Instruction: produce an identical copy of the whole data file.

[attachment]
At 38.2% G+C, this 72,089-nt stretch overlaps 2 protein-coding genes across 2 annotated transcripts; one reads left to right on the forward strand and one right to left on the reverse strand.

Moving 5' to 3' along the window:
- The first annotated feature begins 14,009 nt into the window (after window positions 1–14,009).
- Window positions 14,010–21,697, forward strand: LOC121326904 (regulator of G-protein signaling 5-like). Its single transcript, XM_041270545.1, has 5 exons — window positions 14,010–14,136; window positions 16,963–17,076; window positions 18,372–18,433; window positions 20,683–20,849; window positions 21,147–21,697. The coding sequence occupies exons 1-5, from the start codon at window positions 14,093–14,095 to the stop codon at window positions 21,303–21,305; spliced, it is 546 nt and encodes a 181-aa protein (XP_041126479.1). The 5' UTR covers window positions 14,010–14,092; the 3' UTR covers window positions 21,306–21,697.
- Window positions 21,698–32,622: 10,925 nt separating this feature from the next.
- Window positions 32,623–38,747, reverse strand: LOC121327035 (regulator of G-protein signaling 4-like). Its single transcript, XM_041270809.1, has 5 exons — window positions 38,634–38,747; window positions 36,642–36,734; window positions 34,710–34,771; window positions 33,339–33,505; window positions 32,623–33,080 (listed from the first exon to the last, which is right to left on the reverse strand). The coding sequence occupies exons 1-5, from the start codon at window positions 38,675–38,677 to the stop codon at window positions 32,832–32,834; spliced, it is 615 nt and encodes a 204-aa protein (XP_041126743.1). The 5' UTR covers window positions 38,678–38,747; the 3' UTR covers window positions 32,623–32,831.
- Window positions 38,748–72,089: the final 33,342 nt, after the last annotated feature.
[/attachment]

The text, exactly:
At 38.2% G+C, this 72,089-nt stretch overlaps 2 protein-coding genes across 2 annotated transcripts; one reads left to right on the forward strand and one right to left on the reverse strand.

Moving 5' to 3' along the window:
- The first annotated feature begins 14,009 nt into the window (after window positions 1–14,009).
- Window positions 14,010–21,697, forward strand: LOC121326904 (regulator of G-protein signaling 5-like). Its single transcript, XM_041270545.1, has 5 exons — window positions 14,010–14,136; window positions 16,963–17,076; window positions 18,372–18,433; window positions 20,683–20,849; window positions 21,147–21,697. The coding sequence occupies exons 1-5, from the start codon at window positions 14,093–14,095 to the stop codon at window positions 21,303–21,305; spliced, it is 546 nt and encodes a 181-aa protein (XP_041126479.1). The 5' UTR covers window positions 14,010–14,092; the 3' UTR covers window positions 21,306–21,697.
- Window positions 21,698–32,622: 10,925 nt separating this feature from the next.
- Window positions 32,623–38,747, reverse strand: LOC121327035 (regulator of G-protein signaling 4-like). Its single transcript, XM_041270809.1, has 5 exons — window positions 38,634–38,747; window positions 36,642–36,734; window positions 34,710–34,771; window positions 33,339–33,505; window positions 32,623–33,080 (listed from the first exon to the last, which is right to left on the reverse strand). The coding sequence occupies exons 1-5, from the start codon at window positions 38,675–38,677 to the stop codon at window positions 32,832–32,834; spliced, it is 615 nt and encodes a 204-aa protein (XP_041126743.1). The 5' UTR covers window positions 38,678–38,747; the 3' UTR covers window positions 32,623–32,831.
- Window positions 38,748–72,089: the final 33,342 nt, after the last annotated feature.